I eventually found a place to buy coat hangers, and came to know the best place to buy pillows and Nutella was at the hardware store. I sat on a curb (of sorts) handing out melting chocolates to local children while my neighbour and I waited for the guy to take our flat tire, by taxi, to be fixed after we had finished grocery shopping and found the vehicle un-derivable.

Ants, of all sizes and varieties, iguanas, monkey lalas, gecko’s chirping and pooping in my home became my norm, as did mosquitoes, sand fleas, and ticks. I never did get used to and will always check under my pillow when I go to bed–for scorpions!

Power goes out: fill buckets from the soon to be empty pipes, forget about checking Facebook, and go read a book by candlelight.

The ATM’s are empty or broken–no shopping today.

The road is under repair, or there is a marching band blocking the only route–oh well, go hang out on the dock until it passes.

The president has been removed (in his pj’s) all Hondurans cheer, knowing that he was going to set democracy back. Watch in disbelieve as the rest of the world condemns the rightful and just actions of the Honduran Government–Learned that the world media agencies settle for nothing less than sensationalism to broadcast–making it up or abandon the story when there aren’t enough people suffering and dying to boost their ratings.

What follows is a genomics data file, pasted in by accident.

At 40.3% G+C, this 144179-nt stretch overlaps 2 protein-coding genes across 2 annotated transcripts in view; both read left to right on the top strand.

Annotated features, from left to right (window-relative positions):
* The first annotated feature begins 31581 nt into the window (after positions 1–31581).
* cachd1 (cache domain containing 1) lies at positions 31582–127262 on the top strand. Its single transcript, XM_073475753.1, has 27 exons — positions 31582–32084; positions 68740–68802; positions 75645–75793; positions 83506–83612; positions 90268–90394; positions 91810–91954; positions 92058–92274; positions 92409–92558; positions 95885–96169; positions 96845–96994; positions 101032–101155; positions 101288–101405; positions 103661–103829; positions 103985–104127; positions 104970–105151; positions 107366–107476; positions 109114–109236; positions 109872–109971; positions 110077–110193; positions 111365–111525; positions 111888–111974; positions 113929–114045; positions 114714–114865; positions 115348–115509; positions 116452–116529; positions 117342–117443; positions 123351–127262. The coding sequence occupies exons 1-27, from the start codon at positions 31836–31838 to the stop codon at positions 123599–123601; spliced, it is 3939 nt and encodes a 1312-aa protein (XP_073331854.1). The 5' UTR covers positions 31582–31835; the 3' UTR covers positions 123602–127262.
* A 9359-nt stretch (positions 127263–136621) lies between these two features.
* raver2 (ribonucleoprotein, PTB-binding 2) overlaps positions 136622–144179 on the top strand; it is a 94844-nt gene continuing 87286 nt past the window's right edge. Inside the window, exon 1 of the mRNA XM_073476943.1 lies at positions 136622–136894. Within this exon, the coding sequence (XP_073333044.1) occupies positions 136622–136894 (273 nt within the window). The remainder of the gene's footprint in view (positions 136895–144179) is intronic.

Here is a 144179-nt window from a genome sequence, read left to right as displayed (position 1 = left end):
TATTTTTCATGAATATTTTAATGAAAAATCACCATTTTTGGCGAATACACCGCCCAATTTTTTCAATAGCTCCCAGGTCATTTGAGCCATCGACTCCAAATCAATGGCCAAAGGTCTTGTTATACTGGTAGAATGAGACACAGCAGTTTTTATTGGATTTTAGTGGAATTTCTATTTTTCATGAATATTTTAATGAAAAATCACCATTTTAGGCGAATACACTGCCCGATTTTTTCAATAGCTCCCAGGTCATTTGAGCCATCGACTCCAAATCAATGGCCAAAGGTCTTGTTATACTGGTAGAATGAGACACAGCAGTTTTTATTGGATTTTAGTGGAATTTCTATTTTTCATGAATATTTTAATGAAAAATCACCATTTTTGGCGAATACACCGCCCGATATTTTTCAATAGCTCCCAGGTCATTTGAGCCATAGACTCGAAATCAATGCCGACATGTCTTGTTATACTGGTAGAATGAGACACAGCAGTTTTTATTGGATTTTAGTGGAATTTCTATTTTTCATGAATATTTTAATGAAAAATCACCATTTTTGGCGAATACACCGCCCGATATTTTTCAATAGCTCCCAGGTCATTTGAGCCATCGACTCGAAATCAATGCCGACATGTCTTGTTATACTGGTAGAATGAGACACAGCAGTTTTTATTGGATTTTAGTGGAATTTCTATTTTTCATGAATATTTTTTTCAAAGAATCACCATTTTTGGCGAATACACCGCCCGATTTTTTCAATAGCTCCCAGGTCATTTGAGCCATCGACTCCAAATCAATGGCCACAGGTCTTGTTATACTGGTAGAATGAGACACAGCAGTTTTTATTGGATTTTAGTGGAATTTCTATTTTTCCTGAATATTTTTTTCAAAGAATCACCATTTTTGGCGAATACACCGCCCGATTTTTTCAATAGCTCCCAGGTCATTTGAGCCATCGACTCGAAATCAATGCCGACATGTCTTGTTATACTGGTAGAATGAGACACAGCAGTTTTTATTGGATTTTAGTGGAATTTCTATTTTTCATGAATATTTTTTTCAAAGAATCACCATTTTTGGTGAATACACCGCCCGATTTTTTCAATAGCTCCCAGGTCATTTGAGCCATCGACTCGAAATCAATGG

Felt the full force of a major earthquake (7.3) jarring all inhabitants of Roatan awake in the middle of the night. I watched in horrific fascination as an easel back mirror walked across my loft bedroom, while my few wine glasses smash to the floor in the kitchen below, and I couldn’t walk a straight line to escape my cabana that I was sure would collapse around me.